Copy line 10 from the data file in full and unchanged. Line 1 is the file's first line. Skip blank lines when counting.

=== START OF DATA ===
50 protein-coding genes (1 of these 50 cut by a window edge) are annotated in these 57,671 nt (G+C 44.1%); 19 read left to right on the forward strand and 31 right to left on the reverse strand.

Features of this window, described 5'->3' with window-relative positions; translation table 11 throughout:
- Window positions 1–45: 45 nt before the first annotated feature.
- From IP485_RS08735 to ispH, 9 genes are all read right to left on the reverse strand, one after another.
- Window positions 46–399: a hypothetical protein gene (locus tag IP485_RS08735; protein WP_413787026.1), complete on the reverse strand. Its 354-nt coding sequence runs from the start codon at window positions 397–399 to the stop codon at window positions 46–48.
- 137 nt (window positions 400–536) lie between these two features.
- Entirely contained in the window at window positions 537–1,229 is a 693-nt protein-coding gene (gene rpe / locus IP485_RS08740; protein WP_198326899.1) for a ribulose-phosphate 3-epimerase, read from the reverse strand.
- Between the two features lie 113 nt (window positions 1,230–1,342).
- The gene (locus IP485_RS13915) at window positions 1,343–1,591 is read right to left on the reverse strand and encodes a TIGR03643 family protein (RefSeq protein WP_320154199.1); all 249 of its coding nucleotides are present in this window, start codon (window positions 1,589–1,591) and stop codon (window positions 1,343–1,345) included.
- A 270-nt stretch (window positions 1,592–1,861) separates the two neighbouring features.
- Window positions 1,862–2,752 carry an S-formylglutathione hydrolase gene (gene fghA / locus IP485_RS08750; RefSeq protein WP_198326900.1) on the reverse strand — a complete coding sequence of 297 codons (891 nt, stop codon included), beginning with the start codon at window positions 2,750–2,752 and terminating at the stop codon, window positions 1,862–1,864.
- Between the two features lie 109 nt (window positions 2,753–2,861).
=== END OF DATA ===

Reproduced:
- A 270-nt stretch (window positions 1,592–1,861) separates the two neighbouring features.